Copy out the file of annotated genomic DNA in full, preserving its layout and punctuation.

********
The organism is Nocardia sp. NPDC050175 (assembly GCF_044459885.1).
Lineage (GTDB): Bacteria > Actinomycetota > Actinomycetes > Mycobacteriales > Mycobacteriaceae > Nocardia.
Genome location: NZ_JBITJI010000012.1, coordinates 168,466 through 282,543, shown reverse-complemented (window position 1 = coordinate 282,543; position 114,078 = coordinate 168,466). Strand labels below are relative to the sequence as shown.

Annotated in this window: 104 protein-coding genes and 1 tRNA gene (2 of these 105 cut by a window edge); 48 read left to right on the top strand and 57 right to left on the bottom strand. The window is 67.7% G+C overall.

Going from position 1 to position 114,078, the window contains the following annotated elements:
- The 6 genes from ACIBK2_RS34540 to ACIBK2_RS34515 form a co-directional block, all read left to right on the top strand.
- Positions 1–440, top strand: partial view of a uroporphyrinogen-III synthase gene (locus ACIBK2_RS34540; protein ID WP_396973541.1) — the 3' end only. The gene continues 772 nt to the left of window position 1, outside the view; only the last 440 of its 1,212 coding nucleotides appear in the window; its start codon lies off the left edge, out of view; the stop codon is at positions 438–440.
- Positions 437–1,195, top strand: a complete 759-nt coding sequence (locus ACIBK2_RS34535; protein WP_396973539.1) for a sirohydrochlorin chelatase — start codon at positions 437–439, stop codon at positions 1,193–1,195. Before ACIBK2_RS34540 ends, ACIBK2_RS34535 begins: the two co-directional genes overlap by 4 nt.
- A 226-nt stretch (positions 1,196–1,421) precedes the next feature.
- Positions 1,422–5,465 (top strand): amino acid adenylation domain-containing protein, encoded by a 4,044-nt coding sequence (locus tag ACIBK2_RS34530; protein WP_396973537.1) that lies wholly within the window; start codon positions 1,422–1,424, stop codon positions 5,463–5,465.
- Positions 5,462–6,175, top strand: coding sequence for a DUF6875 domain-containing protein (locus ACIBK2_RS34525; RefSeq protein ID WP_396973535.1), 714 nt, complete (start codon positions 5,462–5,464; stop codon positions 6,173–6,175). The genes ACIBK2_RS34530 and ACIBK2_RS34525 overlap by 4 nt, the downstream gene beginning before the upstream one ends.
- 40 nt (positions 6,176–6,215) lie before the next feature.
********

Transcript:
The organism is Nocardia sp. NPDC050175 (assembly GCF_044459885.1).
Lineage (GTDB): Bacteria > Actinomycetota > Actinomycetes > Mycobacteriales > Mycobacteriaceae > Nocardia.
Genome location: NZ_JBITJI010000012.1, coordinates 168,466 through 282,543, shown reverse-complemented (window position 1 = coordinate 282,543; position 114,078 = coordinate 168,466). Strand labels below are relative to the sequence as shown.

Annotated in this window: 104 protein-coding genes and 1 tRNA gene (2 of these 105 cut by a window edge); 48 read left to right on the top strand and 57 right to left on the bottom strand. The window is 67.7% G+C overall.

Going from position 1 to position 114,078, the window contains the following annotated elements:
- The 6 genes from ACIBK2_RS34540 to ACIBK2_RS34515 form a co-directional block, all read left to right on the top strand.
- Positions 1–440, top strand: partial view of a uroporphyrinogen-III synthase gene (locus ACIBK2_RS34540; protein ID WP_396973541.1) — the 3' end only. The gene continues 772 nt to the left of window position 1, outside the view; only the last 440 of its 1,212 coding nucleotides appear in the window; its start codon lies off the left edge, out of view; the stop codon is at positions 438–440.
- Positions 437–1,195, top strand: a complete 759-nt coding sequence (locus ACIBK2_RS34535; protein WP_396973539.1) for a sirohydrochlorin chelatase — start codon at positions 437–439, stop codon at positions 1,193–1,195. Before ACIBK2_RS34540 ends, ACIBK2_RS34535 begins: the two co-directional genes overlap by 4 nt.
- A 226-nt stretch (positions 1,196–1,421) precedes the next feature.
- Positions 1,422–5,465 (top strand): amino acid adenylation domain-containing protein, encoded by a 4,044-nt coding sequence (locus tag ACIBK2_RS34530; protein WP_396973537.1) that lies wholly within the window; start codon positions 1,422–1,424, stop codon positions 5,463–5,465.
- Positions 5,462–6,175, top strand: coding sequence for a DUF6875 domain-containing protein (locus ACIBK2_RS34525; RefSeq protein ID WP_396973535.1), 714 nt, complete (start codon positions 5,462–5,464; stop codon positions 6,173–6,175). The genes ACIBK2_RS34530 and ACIBK2_RS34525 overlap by 4 nt, the downstream gene beginning before the upstream one ends.
- 40 nt (positions 6,176–6,215) lie before the next feature.